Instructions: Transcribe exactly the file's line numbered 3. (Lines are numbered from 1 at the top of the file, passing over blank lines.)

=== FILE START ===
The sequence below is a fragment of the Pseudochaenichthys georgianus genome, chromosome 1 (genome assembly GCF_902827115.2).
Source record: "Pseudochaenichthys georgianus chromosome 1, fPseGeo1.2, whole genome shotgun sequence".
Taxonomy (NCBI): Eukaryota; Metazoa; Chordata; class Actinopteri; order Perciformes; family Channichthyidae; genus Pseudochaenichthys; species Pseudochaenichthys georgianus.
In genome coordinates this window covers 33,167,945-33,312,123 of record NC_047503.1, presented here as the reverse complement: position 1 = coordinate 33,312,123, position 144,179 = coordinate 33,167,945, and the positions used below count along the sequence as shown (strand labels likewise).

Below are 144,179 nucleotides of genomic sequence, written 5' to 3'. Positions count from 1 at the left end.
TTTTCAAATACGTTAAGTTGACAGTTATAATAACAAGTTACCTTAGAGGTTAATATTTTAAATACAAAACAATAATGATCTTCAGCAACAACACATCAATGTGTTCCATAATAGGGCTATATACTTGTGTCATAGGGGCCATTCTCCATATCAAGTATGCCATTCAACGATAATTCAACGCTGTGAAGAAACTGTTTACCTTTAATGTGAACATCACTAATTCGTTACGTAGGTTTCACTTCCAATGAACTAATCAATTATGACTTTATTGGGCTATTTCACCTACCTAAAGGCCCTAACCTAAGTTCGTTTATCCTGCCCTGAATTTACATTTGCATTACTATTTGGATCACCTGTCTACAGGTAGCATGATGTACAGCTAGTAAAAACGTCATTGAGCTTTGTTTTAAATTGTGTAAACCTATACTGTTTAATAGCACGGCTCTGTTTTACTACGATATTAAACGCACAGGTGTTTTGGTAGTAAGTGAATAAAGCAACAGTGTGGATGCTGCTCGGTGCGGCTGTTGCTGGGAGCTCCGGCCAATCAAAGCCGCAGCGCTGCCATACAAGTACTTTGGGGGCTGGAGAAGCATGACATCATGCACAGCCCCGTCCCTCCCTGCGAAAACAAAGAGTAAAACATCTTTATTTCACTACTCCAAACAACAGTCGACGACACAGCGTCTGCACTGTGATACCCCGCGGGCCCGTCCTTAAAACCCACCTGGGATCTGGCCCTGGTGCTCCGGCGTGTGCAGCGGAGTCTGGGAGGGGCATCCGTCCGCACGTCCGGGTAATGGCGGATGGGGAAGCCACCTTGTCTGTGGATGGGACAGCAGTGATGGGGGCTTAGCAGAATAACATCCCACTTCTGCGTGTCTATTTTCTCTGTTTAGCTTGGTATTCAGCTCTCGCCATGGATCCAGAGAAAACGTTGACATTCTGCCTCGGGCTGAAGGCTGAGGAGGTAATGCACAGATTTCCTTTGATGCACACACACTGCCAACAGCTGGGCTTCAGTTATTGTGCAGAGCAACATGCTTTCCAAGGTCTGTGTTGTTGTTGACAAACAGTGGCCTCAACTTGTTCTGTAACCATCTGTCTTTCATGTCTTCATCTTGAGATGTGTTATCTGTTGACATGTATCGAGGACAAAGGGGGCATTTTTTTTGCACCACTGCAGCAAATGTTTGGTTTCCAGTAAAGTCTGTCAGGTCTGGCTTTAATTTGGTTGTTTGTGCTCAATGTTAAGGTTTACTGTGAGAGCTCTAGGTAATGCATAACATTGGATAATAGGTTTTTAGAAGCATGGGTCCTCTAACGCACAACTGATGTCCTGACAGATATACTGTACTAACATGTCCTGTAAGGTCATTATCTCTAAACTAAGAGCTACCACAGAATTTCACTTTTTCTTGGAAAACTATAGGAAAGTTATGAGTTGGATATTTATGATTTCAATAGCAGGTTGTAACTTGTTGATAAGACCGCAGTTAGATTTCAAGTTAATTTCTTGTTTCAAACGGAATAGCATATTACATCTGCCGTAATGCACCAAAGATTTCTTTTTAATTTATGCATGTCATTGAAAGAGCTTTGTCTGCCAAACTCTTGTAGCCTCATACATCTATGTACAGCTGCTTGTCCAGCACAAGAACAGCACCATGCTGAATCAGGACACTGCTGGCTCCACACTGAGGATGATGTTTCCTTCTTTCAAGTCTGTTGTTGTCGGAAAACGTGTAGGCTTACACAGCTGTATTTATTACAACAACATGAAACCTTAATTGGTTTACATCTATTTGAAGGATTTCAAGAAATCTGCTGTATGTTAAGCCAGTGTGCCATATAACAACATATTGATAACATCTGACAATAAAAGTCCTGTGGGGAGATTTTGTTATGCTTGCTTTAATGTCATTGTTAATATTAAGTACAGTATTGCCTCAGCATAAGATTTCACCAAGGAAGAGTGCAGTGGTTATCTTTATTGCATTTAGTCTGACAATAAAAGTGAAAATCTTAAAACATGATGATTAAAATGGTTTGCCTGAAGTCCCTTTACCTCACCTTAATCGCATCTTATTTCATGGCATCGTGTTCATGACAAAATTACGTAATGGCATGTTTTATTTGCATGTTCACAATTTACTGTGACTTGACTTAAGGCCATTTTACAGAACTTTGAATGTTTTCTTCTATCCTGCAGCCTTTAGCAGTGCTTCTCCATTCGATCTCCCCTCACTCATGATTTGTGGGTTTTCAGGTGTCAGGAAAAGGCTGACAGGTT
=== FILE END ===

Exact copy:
Taxonomy (NCBI): Eukaryota; Metazoa; Chordata; class Actinopteri; order Perciformes; family Channichthyidae; genus Pseudochaenichthys; species Pseudochaenichthys georgianus.